1 ’Midst the darkness, storm, and sorrow,
One bright gleam I see;
Well I know the blessed morrow
Christ will come for me.
’Midst the light, and peace, and glory
Of the Father’s home,
Christ for me is watching, waiting,
Waiting 'til I come.
2 Long the blessed Guide has led me,
By the desert road;
Now I see the golden towers,
City of my God.
There amidst the love and glory
He is waiting yet;
On His hands a name is graven
He can ne’er forget.
3 Who is this, who comes to meet me,
On the desert way,
As the Morning Star foretelling
God’s unclouded day?
He it is who came to win me,
On the cross of shame;
In His glory well I know Him
Evermore the same.
4 O the blessed joy of meeting,
All the desert past,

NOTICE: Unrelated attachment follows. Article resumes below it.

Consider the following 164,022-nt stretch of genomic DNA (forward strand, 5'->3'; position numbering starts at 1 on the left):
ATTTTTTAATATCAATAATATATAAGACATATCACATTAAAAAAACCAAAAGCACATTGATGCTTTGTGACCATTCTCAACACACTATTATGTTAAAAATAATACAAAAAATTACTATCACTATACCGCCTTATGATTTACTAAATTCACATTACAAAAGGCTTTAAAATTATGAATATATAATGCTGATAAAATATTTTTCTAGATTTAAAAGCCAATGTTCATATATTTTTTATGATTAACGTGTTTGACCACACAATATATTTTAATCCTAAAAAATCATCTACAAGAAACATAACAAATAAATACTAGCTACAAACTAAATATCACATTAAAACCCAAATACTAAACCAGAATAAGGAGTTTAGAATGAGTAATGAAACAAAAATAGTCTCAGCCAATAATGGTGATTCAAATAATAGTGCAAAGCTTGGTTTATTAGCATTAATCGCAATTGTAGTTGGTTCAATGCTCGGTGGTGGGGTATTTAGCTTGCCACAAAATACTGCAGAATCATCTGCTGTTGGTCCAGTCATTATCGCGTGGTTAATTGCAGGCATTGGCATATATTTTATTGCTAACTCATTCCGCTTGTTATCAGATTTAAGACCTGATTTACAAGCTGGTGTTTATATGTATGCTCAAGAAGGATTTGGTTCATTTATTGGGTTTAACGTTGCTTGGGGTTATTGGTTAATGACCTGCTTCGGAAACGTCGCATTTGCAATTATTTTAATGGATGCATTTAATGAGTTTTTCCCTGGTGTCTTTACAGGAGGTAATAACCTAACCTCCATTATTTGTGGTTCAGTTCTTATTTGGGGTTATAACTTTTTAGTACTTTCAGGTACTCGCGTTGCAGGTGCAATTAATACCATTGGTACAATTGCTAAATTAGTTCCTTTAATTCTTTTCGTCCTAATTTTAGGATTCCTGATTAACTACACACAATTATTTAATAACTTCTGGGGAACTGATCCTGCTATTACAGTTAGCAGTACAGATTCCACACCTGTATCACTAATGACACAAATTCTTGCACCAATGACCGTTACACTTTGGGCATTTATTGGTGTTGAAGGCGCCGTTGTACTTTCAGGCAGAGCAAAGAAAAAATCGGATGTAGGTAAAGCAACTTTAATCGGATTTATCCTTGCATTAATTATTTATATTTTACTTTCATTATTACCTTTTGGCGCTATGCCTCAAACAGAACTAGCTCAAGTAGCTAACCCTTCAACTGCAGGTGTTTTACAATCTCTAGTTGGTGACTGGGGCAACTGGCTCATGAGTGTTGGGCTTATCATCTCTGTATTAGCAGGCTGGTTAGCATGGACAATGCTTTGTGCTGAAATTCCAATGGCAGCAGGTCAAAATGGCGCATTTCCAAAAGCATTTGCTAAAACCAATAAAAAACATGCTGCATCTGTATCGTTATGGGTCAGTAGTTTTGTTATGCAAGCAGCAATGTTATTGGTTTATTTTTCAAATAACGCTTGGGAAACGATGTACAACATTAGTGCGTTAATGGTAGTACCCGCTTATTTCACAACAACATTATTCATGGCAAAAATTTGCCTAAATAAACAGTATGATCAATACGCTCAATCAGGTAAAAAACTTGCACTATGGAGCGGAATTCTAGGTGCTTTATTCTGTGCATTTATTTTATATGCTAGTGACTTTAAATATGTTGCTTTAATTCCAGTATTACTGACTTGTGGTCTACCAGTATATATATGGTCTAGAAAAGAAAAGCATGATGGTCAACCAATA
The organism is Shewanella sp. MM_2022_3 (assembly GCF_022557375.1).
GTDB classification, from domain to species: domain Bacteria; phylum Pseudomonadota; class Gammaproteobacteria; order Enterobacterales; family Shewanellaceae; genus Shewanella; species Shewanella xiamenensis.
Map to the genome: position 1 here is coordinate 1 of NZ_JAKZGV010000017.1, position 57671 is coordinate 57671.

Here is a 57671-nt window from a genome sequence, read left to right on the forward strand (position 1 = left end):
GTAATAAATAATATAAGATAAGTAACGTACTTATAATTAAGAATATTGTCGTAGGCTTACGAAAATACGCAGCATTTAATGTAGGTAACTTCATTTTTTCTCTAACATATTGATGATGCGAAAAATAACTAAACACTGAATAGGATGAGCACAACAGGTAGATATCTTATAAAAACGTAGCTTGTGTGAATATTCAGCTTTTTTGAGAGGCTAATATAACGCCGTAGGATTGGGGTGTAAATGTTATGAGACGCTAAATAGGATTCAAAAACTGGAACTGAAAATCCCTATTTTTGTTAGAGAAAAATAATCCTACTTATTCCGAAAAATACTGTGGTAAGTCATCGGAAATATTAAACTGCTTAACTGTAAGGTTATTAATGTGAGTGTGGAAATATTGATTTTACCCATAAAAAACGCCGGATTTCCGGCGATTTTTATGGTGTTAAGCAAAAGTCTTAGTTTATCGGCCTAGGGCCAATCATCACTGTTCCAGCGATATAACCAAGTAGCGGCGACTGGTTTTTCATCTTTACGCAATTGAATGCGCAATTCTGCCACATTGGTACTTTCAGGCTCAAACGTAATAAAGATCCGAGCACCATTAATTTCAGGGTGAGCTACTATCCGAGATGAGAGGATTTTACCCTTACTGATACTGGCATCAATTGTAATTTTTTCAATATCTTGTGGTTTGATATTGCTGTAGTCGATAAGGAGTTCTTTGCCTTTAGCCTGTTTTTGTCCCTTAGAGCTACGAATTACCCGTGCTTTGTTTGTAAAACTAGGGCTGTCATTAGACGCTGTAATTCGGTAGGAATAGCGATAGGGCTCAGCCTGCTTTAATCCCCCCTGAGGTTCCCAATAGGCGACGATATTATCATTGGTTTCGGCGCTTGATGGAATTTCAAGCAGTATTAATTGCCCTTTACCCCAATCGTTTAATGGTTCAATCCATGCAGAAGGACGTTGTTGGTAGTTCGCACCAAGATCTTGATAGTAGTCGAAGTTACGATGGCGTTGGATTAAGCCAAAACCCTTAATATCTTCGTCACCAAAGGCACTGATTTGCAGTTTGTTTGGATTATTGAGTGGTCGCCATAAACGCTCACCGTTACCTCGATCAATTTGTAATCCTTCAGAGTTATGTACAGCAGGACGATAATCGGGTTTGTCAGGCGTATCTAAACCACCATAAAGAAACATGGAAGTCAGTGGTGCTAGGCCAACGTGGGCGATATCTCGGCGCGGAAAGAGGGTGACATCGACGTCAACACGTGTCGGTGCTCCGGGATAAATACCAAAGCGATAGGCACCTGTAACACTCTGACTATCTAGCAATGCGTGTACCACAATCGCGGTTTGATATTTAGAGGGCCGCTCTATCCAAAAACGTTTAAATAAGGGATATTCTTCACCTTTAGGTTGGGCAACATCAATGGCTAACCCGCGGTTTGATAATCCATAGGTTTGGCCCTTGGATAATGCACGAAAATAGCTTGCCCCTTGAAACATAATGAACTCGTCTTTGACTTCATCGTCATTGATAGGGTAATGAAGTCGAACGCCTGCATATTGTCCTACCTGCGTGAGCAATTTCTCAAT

O the wondrous words of greeting
He shall speak at last!
He and I together ent'ring
Those fair courts above;
He and I together sharing
All the Father’s love.
Bevan, Emma Frances, née Shuttleworth, daughter of the Rev. Philip Nicholas Shuttleworth, Warden of New Coll., Oxford, afterwards Bishop of Chichester, was born at Oxford, Sept. 25, 1827, and was married to Mr. R. C. L. Bevan, of the Lombard Street banking firm, in 1856.
Mrs. Bevan published in 1858 a series of translations from the German as Songs of Eternal Life (Lond., Hamilton, Adams, & Co.), in a volume which, from its unusual size and comparative costliness, has received less attention than it deserves, for the trs. are decidedly above the average in merit. A number have come into common use, but almost always without her name, the best known being those noted under “O Gott, O Geist, O Licht dea Lebens," and "Jedes Herz will etwas… Go to person page >
Display Title: The BrideFirst Line: ’Midst the darkness, storm and sorrowTune Title: ALMADENAuthor: Frances BevanMeter: 85.85 DSource: Hymns of Ter Steegen, Suso and Others (London: James Nisbet, 1894)